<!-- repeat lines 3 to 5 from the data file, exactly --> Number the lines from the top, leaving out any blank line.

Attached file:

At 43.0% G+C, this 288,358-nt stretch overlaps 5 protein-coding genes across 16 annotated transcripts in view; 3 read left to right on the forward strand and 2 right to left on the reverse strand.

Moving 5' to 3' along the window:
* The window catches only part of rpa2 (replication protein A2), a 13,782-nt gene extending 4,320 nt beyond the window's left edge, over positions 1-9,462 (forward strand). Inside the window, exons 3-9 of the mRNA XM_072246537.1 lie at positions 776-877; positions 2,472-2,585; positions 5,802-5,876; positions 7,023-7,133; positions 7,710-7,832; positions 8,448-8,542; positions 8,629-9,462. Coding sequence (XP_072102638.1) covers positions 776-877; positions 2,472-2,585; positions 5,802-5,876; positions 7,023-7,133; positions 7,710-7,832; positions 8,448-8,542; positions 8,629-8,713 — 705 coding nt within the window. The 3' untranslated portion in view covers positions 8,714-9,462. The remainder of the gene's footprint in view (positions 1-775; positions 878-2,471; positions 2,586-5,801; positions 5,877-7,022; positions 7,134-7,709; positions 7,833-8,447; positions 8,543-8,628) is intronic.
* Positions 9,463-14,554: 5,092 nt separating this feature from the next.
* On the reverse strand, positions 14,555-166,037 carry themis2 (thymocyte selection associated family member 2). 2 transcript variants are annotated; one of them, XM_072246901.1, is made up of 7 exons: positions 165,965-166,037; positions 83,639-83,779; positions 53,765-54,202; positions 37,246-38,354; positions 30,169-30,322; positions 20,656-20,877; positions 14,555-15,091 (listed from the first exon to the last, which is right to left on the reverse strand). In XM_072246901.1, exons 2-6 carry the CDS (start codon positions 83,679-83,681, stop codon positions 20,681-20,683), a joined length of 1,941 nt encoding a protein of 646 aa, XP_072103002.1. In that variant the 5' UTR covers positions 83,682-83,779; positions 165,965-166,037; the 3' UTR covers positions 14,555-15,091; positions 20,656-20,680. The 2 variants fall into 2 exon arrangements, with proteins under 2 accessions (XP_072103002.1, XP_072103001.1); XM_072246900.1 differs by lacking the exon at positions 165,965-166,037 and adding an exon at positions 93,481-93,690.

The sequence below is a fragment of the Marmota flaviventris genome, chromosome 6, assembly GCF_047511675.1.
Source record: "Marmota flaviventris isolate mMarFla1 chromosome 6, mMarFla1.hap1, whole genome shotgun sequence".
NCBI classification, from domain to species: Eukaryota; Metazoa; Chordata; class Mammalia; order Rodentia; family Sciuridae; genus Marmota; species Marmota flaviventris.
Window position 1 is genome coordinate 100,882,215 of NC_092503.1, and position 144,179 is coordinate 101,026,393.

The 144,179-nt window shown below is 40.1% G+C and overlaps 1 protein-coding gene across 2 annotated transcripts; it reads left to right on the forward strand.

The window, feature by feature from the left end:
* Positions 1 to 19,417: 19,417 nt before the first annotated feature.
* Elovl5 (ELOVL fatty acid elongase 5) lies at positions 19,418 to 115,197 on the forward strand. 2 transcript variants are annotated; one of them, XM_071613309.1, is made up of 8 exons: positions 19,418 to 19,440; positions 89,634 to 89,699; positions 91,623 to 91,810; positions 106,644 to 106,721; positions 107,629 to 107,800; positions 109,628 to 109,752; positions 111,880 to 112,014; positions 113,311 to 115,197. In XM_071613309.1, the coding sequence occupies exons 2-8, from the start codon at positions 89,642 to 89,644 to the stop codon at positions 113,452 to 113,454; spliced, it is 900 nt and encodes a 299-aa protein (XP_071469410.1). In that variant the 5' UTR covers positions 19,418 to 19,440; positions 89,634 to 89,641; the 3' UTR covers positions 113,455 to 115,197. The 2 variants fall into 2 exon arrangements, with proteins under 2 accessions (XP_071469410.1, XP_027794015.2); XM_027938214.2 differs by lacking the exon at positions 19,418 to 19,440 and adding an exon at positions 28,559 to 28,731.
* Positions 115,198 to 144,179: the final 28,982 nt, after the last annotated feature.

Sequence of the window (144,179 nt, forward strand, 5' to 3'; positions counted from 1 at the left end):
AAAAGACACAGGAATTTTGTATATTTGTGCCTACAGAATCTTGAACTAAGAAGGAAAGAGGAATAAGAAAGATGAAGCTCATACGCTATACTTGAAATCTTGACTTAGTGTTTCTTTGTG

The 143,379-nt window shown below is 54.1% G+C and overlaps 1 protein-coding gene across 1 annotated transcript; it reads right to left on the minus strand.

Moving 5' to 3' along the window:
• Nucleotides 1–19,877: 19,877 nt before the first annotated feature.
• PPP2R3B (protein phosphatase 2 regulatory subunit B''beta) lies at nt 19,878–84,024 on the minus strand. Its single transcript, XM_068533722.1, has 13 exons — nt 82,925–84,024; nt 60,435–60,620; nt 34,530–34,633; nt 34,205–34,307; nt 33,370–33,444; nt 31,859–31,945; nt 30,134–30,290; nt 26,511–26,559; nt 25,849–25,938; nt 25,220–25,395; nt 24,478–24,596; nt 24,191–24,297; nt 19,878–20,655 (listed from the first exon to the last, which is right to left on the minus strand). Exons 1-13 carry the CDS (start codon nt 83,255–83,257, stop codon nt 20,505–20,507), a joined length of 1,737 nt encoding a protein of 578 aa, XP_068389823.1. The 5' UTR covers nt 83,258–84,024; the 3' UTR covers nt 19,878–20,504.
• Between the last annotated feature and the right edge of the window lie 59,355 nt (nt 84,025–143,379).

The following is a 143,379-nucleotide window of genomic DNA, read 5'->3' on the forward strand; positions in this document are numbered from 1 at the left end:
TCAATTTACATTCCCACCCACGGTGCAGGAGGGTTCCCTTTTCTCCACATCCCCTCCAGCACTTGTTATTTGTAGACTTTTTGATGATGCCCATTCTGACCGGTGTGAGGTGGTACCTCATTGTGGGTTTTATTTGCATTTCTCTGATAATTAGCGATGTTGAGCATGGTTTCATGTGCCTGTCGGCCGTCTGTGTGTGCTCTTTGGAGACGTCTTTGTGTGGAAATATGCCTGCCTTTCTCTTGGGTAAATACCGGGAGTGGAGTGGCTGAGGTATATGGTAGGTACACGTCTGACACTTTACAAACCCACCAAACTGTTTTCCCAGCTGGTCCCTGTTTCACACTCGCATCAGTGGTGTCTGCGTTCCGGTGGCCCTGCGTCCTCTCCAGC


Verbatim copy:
* The window catches only part of rpa2 (replication protein A2), a 13,782-nt gene extending 4,320 nt beyond the window's left edge, over positions 1-9,462 (forward strand). Inside the window, exons 3-9 of the mRNA XM_072246537.1 lie at positions 776-877; positions 2,472-2,585; positions 5,802-5,876; positions 7,023-7,133; positions 7,710-7,832; positions 8,448-8,542; positions 8,629-9,462. Coding sequence (XP_072102638.1) covers positions 776-877; positions 2,472-2,585; positions 5,802-5,876; positions 7,023-7,133; positions 7,710-7,832; positions 8,448-8,542; positions 8,629-8,713 — 705 coding nt within the window. The 3' untranslated portion in view covers positions 8,714-9,462. The remainder of the gene's footprint in view (positions 1-775; positions 878-2,471; positions 2,586-5,801; positions 5,877-7,022; positions 7,134-7,709; positions 7,833-8,447; positions 8,543-8,628) is intronic.
* Positions 9,463-14,554: 5,092 nt separating this feature from the next.
* On the reverse strand, positions 14,555-166,037 carry themis2 (thymocyte selection associated family member 2). 2 transcript variants are annotated; one of them, XM_072246901.1, is made up of 7 exons: positions 165,965-166,037; positions 83,639-83,779; positions 53,765-54,202; positions 37,246-38,354; positions 30,169-30,322; positions 20,656-20,877; positions 14,555-15,091 (listed from the first exon to the last, which is right to left on the reverse strand). In XM_072246901.1, exons 2-6 carry the CDS (start codon positions 83,679-83,681, stop codon positions 20,681-20,683), a joined length of 1,941 nt encoding a protein of 646 aa, XP_072103002.1. In that variant the 5' UTR covers positions 83,682-83,779; positions 165,965-166,037; the 3' UTR covers positions 14,555-15,091; positions 20,656-20,680. The 2 variants fall into 2 exon arrangements, with proteins under 2 accessions (XP_072103002.1, XP_072103001.1); XM_072246900.1 differs by lacking the exon at positions 165,965-166,037 and adding an exon at positions 93,481-93,690.